We use sports as a respite, a means of escape from real-life issues that can keep us awake at night.
However, although there are plenty of other forums to tackle potential third-rail topics such as politics, religion, socioeconomics, race and pop culture, our fun-and-games become a platform time and again. With good reason.
Athletes, coaches, team owners and league officials don’t live in a vacuum. Regardless of their occupations, they’re no different than cabbies and construction workers or accountants and architects. Everyone has a position when controversies swirl.
Being affiliated with sports doesn’t mean you disconnect from everything else around you.
Which brings us to Indianapolis, site of the men’s Final Four this year (and in 2021), not to mention the women’s Final Four in 2016, the annual Big Ten championship football game, the annual NFL scouting combine and a number of big-ticket affairs.
It’s a given that Kentucky, Duke, Wisconsin and Michigan State will play at Lucas Oil Stadium this weekend. But other high-profile events might consider relocating from Indiana due to the state’s new Religious Freedom Restoration Act, which apparently gives businesses the right to deny service if someone’s sexual orientation is contrary to the business owners’ religious belief.
If you think sports and politics and sports and religion shouldn’t mix, get over it. We have witnessed such correlations at least since Olympian Jesse Owens taught Adolf Hitler a lesson on false ideology 1936.
Eighty years later, the world is 80,000 times more connected. Church and state are about the only things that remain separated and even that’s a stretch.
So forget about detaching the world of sports from its social and political environs. Especially for colleges, which are charged with educating young minds and keeping them open.
“The NCAA national office and our members are deeply committee to providing an inclusive environment for all our events,” president Mark Emmert said in a statement last week. “We are especially concerned about how this legislation could affect our student-athletes and employees.
“We will work diligently to assure student-athletes competing in, and visitors attending (the Final Four) are not impacted negatively by this bill. Moving forward, we intend to closely examine the implications of this bill and how it might affect future events as well as our workforce.”
In other words, the NCAA might consider relocating its national office from Indianapolis in addition to moving championship games. The state already has suffered fallout on the business side, as Indianapolis-based Angie’s List announced the cancellation of plans for a $40 million headquarters expansion.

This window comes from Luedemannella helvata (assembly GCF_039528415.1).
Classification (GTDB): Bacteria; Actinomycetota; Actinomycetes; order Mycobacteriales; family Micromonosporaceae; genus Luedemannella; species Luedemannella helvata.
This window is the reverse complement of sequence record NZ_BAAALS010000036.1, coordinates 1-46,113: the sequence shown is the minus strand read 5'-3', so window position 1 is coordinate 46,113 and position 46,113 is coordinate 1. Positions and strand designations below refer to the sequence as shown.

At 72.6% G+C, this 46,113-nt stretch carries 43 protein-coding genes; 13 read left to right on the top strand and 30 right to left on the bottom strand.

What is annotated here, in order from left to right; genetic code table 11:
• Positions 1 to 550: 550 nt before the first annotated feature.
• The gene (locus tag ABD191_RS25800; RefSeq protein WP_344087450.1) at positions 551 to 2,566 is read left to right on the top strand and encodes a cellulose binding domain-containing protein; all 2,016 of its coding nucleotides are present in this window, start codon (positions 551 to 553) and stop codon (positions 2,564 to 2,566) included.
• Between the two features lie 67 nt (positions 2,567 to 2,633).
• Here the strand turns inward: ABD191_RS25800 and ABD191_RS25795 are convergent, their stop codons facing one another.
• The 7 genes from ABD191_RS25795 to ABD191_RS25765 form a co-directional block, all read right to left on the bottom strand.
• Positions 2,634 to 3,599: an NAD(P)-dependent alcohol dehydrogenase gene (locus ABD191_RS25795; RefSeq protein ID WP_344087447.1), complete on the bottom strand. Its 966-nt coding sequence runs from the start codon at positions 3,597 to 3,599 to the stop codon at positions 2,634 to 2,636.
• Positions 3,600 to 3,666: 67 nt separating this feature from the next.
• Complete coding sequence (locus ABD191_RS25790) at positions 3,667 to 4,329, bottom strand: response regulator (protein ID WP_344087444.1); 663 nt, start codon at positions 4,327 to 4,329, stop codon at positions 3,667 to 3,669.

“Angie’s List is open to all and discriminates against none,” CEO Bill Oesterle told The Indianapolis Star. “We are hugely disappointed in what this bill represents.”
For Oesterle, a Republican who managed former Indiana Gov. Mitch Daniels’ first election campaign in 2004 and supported current Gov. Mike Pence in the 2013 race, the most important color isn’t red or blue. It’s green – as in his company’s revenue of $315 million last year.
That’s chump change for the NFL, which took in roughly $11 billion. Good luck convincing commissioner Roger Goodell that the league should stick to the gridiron and keep its nose out of statehouses.
The Grand Canyon State will tell you to save your breath. The NFL pulled the Super Bowl from Arizona in 1993 because the state failed to recognize Martin Luther King Jr. Day as a holiday. And New England’s Super Bowl victory against Seattle might’ve taken place elsewhere if Arizona Gov. Brewer hadn’t vetoed an Indiana-like measure last year.
Don’t be surprised if the NFL moves the weeklong scouting combine (held in Indy since 1987), which has evolved into a national event with live coverage by NFL Network. Indy also hosted the Super Bowl three years ago. Could it be the city’s last?
“We do not have a comment at this time,” NFL spokesman Greg Aiello told The Star. “We are in the process of studying the law and its implications.”
Companies that ignore the potential fallout of Indiana’s new law do so at their own peril, arguably breaching their fiduciary duty.
Individuals, whether private citizens or public celebrities, can react at the ballot box and cash register. Some prefer keeping their thoughts to themselves. Others don’t mind sharing.
Figures in the sports arena have that option. They just garner more attention when exercising their right to choose the latter.
“I’ve never been big into politics but I’m very disappointed in my adopted home state of Indiana and the passing of Senate Bill 101,” former NBA great Reggie Miller tweeted. “I’ve always been about inclusion for all, no matter your skin color, gender or sexual preference. We are all the same people, beautiful creatures.”
Sports and life. They go together like picks and rolls.
We now return to our regularly scheduled program in Indy.
Enjoy the Final Four!